Refraining from giving chase may run counter to an officer's urge to stop a bad guy from getting away, especially if the officer is focused more on controlling the situation than preserving the peace.
In fact, says Maria Haberfeld, a professor of police science at New York's John Jay College of Criminal Justice, policing in America is all about control.
"As much as people say it's about protection, the first thing that police officers learn about is the use of force," she says. Regardless of a department's policy, as long as officers have guns, "If things go the way police officers do not want them to go, they can use force."
Haberfeld is also less than impressed by simulators.
"With all due respect to all these simulations, you can never, ever, in a million years replicate the sense of fear that enters a police officer's mind when they're on the street," she says. The machines also promote unhelpful competition, she adds, as my group exhibited in comparing who shot the baby where.
"It's not just about training. It's about personal maturity and your personal background," continues Haberfeld, who served in the Israeli Defense Forces and later the Israel National Police. "People with military backgrounds are (wrongly) considered prime targets for recruitment. The only thing that military people are trained for is to kill. Nobody teaches the soldier to de-escalate."
To find candidates better at de-escalation, she says, "The only solution is to look at recruitment and selection."
Or look to police chiefs. A page from history suggests they could get their officers to practice de-escalation more often by mandating it.
In 1961, Albany, Georgia, police chief Laurie Pritchett learned that the Reverend Martin Luther King Jr. was planning a mass protest against racial segregation. Unbeknownst to the civil rights leaders, Pritchett studied King's nonviolent techniques and ordered his officers to respond in kind.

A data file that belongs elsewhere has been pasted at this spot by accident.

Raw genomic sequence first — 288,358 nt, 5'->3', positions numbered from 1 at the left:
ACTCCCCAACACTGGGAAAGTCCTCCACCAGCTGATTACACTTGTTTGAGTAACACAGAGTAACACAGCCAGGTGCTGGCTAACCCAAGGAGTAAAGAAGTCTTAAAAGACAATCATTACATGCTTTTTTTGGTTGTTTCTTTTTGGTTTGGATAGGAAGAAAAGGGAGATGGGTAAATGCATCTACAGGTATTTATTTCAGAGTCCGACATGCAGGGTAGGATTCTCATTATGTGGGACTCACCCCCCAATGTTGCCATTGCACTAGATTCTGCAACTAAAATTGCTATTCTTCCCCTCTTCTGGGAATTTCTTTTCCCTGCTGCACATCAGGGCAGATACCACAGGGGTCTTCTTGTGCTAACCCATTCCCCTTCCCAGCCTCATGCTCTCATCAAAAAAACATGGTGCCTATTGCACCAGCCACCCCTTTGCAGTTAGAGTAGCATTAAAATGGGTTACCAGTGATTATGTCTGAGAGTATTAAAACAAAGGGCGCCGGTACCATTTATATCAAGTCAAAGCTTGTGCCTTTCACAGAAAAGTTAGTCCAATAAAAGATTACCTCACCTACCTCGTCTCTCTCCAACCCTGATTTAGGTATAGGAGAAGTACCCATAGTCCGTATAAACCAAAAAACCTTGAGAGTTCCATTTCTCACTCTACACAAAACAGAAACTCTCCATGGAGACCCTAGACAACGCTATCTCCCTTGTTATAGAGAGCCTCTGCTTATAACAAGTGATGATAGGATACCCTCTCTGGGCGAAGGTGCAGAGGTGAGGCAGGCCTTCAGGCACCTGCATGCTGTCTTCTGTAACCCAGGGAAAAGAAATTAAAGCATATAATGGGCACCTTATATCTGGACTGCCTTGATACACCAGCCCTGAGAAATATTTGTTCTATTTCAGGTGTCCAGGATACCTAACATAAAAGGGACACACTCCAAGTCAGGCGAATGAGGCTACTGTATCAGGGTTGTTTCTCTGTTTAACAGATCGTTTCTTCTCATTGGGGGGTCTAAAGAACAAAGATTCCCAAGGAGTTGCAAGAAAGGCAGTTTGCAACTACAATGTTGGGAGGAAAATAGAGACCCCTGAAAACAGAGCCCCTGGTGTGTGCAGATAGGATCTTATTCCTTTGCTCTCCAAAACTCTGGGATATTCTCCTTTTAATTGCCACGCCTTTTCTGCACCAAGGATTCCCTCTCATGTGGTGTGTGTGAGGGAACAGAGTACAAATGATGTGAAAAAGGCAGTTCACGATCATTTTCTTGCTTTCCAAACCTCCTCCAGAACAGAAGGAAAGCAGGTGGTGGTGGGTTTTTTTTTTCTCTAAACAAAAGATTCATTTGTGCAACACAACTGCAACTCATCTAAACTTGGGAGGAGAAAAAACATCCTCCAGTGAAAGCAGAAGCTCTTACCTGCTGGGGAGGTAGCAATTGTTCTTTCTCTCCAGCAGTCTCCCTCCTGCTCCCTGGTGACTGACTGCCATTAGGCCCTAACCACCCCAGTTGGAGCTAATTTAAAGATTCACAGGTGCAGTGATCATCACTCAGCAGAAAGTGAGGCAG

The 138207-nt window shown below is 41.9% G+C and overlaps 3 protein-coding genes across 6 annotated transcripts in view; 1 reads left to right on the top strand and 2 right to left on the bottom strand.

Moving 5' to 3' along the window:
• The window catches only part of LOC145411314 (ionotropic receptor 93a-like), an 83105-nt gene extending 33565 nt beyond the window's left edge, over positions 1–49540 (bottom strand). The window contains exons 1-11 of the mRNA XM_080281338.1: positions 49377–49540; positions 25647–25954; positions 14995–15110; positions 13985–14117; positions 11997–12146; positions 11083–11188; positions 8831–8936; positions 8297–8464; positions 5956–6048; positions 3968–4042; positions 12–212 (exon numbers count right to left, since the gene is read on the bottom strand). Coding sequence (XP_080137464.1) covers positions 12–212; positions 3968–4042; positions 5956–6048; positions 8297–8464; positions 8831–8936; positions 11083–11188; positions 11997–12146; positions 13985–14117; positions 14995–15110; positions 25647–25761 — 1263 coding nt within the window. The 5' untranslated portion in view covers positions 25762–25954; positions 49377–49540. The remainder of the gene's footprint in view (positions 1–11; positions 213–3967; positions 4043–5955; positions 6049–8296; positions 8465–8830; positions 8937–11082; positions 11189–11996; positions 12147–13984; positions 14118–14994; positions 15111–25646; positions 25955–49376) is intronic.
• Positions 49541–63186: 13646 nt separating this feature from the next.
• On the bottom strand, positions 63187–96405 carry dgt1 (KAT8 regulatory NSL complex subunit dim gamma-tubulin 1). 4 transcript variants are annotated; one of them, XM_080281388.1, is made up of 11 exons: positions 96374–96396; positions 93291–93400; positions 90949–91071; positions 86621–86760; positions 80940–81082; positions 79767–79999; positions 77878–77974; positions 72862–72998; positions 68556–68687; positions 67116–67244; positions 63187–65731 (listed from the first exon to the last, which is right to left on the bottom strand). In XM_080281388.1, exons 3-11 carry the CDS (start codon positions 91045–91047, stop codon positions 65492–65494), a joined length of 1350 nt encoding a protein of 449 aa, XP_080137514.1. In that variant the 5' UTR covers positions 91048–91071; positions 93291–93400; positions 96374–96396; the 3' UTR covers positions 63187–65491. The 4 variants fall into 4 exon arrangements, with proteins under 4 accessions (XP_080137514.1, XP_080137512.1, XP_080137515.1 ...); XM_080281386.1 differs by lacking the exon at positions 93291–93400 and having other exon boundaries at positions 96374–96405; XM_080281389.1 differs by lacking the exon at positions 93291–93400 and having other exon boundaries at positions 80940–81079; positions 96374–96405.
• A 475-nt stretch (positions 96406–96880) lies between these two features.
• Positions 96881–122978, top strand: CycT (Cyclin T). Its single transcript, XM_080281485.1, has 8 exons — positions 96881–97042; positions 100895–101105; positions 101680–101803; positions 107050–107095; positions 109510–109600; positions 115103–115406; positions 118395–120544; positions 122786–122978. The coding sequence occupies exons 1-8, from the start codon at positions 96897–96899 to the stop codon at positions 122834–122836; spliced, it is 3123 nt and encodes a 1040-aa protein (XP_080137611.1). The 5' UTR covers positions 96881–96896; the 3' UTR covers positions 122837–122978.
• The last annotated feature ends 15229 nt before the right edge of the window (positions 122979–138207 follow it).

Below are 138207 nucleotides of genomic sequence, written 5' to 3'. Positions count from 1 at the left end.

"No violence, no dogs, no show of force," Pritchett recalled telling his officers in a 1985 interview for the documentary Eyes on the Prize.
"I said, 'If they do this, you will not use force. We're going to out-nonviolent (them.)'"
King left town with segregation in Albany unchanged. It would be two years before authorities in Birmingham, Alabama, turned police dogs and fire hoses on marchers, sparking worldwide outrage against the segregationists.
If Pritchett could use nonviolent tactics to thwart a campaign against oppression, what's stopping modern chiefs from employing similar methods for more routine policing?
"Laurie Pritchett shows backing off the use of force can be directed to any police force, at any time," says the Reverend Kristin Stoneking, executive director of the Fellowship of Reconciliation. The group trained King and earlier civil rights leaders in nonviolence as far back as the 1940s.
Stoneking says there are myriad ways to disarm a subject nonviolently if one is encouraged to do so. Police hostage negotiators do it routinely, and some of those skills, she says, could be taught to officers on the beat. Coming at it from a different perspective, Lyons agrees.
"There's a training called Verbal Judo. Look it up. It's very good," Lyons says. "It's what to do in conflict situations."
Maybe even when responding to the guy with the baseball bat.
This article was originally published by the Marshall Project, a nonprofit news organization that covers the US criminal justice system. Sign up for the newsletter, or follow the Marshall Project on Facebook or Twitter.